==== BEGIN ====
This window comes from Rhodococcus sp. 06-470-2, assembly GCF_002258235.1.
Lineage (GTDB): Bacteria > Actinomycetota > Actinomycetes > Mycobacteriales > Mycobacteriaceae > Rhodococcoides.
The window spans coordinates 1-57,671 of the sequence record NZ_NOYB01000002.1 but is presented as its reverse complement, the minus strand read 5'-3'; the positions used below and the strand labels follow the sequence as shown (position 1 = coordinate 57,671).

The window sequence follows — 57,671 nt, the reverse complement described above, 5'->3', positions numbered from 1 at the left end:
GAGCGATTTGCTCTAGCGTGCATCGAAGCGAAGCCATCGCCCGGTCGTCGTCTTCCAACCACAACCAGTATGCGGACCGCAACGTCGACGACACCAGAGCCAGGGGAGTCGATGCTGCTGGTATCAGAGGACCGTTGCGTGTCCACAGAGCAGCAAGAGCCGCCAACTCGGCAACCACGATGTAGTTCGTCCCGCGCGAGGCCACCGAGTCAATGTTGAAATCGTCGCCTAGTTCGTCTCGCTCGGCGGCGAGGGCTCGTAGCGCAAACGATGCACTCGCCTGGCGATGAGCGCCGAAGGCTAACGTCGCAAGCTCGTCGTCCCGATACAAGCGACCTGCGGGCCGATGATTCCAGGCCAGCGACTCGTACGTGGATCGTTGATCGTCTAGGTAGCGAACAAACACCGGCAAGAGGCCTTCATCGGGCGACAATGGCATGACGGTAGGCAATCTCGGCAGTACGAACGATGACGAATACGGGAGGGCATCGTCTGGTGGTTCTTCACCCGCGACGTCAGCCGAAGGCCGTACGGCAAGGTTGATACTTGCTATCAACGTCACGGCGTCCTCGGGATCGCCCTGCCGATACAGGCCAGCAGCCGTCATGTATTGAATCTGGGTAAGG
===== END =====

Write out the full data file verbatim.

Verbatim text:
This window comes from Rhodococcus sp. 06-470-2, assembly GCF_002258235.1.
Lineage (GTDB): Bacteria > Actinomycetota > Actinomycetes > Mycobacteriales > Mycobacteriaceae > Rhodococcoides.
The window spans coordinates 1-57,671 of the sequence record NZ_NOYB01000002.1 but is presented as its reverse complement, the minus strand read 5'-3'; the positions used below and the strand labels follow the sequence as shown (position 1 = coordinate 57,671).

The window sequence follows — 57,671 nt, the reverse complement described above, 5'->3', positions numbered from 1 at the left end:
GAGCGATTTGCTCTAGCGTGCATCGAAGCGAAGCCATCGCCCGGTCGTCGTCTTCCAACCACAACCAGTATGCGGACCGCAACGTCGACGACACCAGAGCCAGGGGAGTCGATGCTGCTGGTATCAGAGGACCGTTGCGTGTCCACAGAGCAGCAAGAGCCGCCAACTCGGCAACCACGATGTAGTTCGTCCCGCGCGAGGCCACCGAGTCAATGTTGAAATCGTCGCCTAGTTCGTCTCGCTCGGCGGCGAGGGCTCGTAGCGCAAACGATGCACTCGCCTGGCGATGAGCGCCGAAGGCTAACGTCGCAAGCTCGTCGTCCCGATACAAGCGACCTGCGGGCCGATGATTCCAGGCCAGCGACTCGTACGTGGATCGTTGATCGTCTAGGTAGCGAACAAACACCGGCAAGAGGCCTTCATCGGGCGACAATGGCATGACGGTAGGCAATCTCGGCAGTACGAACGATGACGAATACGGGAGGGCATCGTCTGGTGGTTCTTCACCCGCGACGTCAGCCGAAGGCCGTACGGCAAGGTTGATACTTGCTATCAACGTCACGGCGTCCTCGGGATCGCCCTGCCGATACAGGCCAGCAGCCGTCATGTATTGAATCTGGGTAAGG